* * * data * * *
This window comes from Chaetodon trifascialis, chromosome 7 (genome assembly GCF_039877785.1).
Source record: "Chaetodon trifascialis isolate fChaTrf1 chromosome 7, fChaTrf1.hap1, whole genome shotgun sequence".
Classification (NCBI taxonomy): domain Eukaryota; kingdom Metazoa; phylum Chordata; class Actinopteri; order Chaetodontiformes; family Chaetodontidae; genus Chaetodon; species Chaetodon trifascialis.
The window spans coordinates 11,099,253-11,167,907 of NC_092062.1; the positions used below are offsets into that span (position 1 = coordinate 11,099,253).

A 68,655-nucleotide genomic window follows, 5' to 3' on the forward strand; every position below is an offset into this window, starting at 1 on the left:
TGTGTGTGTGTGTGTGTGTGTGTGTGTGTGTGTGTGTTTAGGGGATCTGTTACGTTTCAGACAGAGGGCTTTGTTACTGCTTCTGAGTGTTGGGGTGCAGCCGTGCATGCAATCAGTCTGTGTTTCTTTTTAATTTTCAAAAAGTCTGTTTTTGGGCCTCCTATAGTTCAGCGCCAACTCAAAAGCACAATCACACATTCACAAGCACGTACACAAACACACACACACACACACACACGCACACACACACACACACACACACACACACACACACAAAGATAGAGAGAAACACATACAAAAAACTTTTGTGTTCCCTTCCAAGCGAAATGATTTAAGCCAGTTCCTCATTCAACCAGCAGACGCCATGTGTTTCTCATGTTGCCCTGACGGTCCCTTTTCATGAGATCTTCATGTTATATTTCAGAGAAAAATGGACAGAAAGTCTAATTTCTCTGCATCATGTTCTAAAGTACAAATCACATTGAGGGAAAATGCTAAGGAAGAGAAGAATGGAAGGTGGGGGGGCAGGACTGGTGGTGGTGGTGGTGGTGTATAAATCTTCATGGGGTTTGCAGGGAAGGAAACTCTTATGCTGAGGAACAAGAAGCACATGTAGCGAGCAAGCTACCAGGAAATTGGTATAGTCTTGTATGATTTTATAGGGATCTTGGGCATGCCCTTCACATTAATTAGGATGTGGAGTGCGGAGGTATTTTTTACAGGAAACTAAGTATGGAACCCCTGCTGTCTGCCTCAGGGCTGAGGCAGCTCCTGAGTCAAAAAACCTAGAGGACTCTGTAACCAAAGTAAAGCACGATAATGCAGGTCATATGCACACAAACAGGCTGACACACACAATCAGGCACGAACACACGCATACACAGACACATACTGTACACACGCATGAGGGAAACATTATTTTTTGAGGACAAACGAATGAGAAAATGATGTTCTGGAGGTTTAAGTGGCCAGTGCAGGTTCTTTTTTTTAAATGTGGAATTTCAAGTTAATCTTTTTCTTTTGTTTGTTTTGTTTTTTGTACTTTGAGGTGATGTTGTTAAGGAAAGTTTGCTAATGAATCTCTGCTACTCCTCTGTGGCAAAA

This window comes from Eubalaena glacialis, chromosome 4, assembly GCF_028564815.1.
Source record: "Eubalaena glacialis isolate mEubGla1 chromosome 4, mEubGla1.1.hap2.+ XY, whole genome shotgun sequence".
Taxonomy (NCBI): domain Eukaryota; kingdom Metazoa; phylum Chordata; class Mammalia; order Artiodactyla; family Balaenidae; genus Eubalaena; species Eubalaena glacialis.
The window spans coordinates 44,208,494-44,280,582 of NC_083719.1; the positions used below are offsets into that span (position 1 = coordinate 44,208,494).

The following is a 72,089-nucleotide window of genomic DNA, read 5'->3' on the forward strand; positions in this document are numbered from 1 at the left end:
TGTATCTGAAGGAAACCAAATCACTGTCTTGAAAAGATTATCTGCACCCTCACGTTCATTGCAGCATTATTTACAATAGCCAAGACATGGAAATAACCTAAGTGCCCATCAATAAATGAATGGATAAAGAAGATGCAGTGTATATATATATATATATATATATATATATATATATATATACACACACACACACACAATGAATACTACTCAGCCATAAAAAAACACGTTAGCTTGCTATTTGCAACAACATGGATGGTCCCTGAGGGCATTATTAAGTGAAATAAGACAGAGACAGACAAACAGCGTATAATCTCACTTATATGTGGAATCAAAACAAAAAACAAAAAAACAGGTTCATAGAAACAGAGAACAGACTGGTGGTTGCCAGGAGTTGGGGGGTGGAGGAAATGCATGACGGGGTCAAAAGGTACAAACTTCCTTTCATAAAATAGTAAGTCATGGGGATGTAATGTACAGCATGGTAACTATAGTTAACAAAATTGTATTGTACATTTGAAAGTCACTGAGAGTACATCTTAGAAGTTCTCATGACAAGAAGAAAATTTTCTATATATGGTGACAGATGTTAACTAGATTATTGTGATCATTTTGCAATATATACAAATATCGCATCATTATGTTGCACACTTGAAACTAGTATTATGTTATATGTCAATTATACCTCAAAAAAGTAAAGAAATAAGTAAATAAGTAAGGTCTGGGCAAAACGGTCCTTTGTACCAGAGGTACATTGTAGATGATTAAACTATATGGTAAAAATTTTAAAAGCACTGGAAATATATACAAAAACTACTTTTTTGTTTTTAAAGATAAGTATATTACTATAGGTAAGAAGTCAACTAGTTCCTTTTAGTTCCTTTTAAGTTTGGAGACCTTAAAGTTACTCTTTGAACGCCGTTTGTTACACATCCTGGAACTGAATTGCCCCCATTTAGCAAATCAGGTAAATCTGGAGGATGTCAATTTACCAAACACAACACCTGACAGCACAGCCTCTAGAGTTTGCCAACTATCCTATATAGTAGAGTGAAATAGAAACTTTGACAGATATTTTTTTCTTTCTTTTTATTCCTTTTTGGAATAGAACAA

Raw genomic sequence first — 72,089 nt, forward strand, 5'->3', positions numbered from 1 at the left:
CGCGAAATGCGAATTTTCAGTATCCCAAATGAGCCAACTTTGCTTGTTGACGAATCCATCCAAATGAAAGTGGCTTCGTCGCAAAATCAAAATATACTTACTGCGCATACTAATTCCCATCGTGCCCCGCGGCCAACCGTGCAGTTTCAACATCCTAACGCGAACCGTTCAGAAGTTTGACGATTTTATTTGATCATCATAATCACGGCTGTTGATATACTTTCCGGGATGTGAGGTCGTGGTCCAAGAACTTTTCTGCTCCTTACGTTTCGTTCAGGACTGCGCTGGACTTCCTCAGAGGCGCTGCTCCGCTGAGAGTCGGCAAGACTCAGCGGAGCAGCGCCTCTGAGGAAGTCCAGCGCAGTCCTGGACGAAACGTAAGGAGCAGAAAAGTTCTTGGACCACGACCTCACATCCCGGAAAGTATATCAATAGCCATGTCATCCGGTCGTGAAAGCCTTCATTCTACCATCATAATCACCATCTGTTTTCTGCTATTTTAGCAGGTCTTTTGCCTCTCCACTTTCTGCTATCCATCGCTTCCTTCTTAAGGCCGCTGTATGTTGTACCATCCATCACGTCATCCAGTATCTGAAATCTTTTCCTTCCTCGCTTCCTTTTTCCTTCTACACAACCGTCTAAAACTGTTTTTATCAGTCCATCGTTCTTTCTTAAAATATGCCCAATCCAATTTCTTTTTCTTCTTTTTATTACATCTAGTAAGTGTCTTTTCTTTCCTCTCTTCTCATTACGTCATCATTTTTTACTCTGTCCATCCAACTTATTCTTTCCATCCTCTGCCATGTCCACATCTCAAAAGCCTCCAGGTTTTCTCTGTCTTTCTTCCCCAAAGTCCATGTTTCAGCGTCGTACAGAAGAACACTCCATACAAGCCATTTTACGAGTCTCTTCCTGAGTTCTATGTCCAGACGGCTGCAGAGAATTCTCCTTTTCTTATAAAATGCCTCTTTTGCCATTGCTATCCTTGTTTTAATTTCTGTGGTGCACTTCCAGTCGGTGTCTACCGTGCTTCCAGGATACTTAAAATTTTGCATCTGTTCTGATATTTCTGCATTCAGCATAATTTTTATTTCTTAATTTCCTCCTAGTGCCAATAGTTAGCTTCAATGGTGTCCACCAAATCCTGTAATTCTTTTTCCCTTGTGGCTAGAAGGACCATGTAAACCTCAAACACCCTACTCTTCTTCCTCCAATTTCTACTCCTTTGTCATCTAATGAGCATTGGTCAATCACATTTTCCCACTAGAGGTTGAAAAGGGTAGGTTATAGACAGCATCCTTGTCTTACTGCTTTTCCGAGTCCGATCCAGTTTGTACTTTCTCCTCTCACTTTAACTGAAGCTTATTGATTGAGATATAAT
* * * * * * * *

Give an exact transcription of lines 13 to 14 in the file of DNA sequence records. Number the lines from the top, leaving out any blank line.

Raw genomic sequence first — 72,089 nt, forward strand, 5'->3', positions numbered from 1 at the left:
CGCGAAATGCGAATTTTCAGTATCCCAAATGAGCCAACTTTGCTTGTTGACGAATCCATCCAAATGAAAGTGGCTTCGTCGCAAAATCAAAATATACTTACTGCGCATACTAATTCCCATCGTGCCCCGCGGCCAACCGTGCAGTTTCAACATCCTAACGCGAACCGTTCAGAAGTTTGACGATTTTATTTGATCATCATAATCACGGCTGTTGATATACTTTCCGGGATGTGAGGTCGTGGTCCAAGAACTTTTCTGCTCCTTACGTTTCGTTCAGGACTGCGCTGGACTTCCTCAGAGGCGCTGCTCCGCTGAGAGTCGGCAAGACTCAGCGGAGCAGCGCCTCTGAGGAAGTCCAGCGCAGTCCTGGACGAAACGTAAGGAGCAGAAAAGTTCTTGGACCACGACCTCACATCCCGGAAAGTATATCAATAGCCATGTCATCCGGTCGTGAAAGCCTTCATTCTACCATCATAATCACCATCTGTTTTCTGCTATTTTAGCAGGTCTTTTGCCTCTCCACTTTCTGCTATCCATCGCTTCCTTCTTAAGGCCGCTGTATGTTGTACCATCCATCACGTCATCCAGTATCTGAAATCTTTTCCTTCCTCGCTTCCTTTTTCCTTCTACACAACCGTCTAAAACTGTTTTTATCAGTCCATCGTTCTTTCTTAAAATATGCCCAATCCAATTTCTTTTTCTTCTTTTTATTACATCTAGTAAGTGTCTTTTCTTTCCTCTCTTCTCATTACGTCATCATTTTTTACTCTGTCCATCCAACTTATTCTTTCCATCCTCTGCCATGTCCACATCTCAAAAGCCTCCAGGTTTTCTCTGTCTTTCTTCCCCAAAGTCCATGTTTCAGCGTCGTACAGAAGAACACTCCATACAAGCCATTTTACGAGTCTCTTCCTGAGTTCTATGTCCAGACGGCTGCAGAGAATTCTCCTTTTCTTATAAAATGCCTCTTTTGCCATTGCTATCCTTGTTTTAATTTCTGTGGTGCACTTCCAGTCGGTGTCTACCGTGCTTCCAGGATACTTAAAATTTTGCATCTGTTCTGATATTTCTGCATTCAGCATAATTTTTATTTCTTAATTTCCTCCTAGTGCCAATAGTTAGCTTCAATGGTGTCCACCAAATCCTGTAATTCTTTTTCCCTTGTGGCTAGAAGGACCATGTAAACCTCAAACACCCTACTCTTCTTCCTCCAATTTCTACTCCTTTGTCATCTAATGAGCATTGGTCAATCACATTTTCCCACTAGAGGTTGAAAAGGGTAGGTTATAGACAGCATCCTTGTCTTACTGCTTTTCCGAGTCCGATCCAGTTTGTACTTTCTCCTCTCACTTTAACTGAAGCTTATTGATTGAGATATAAT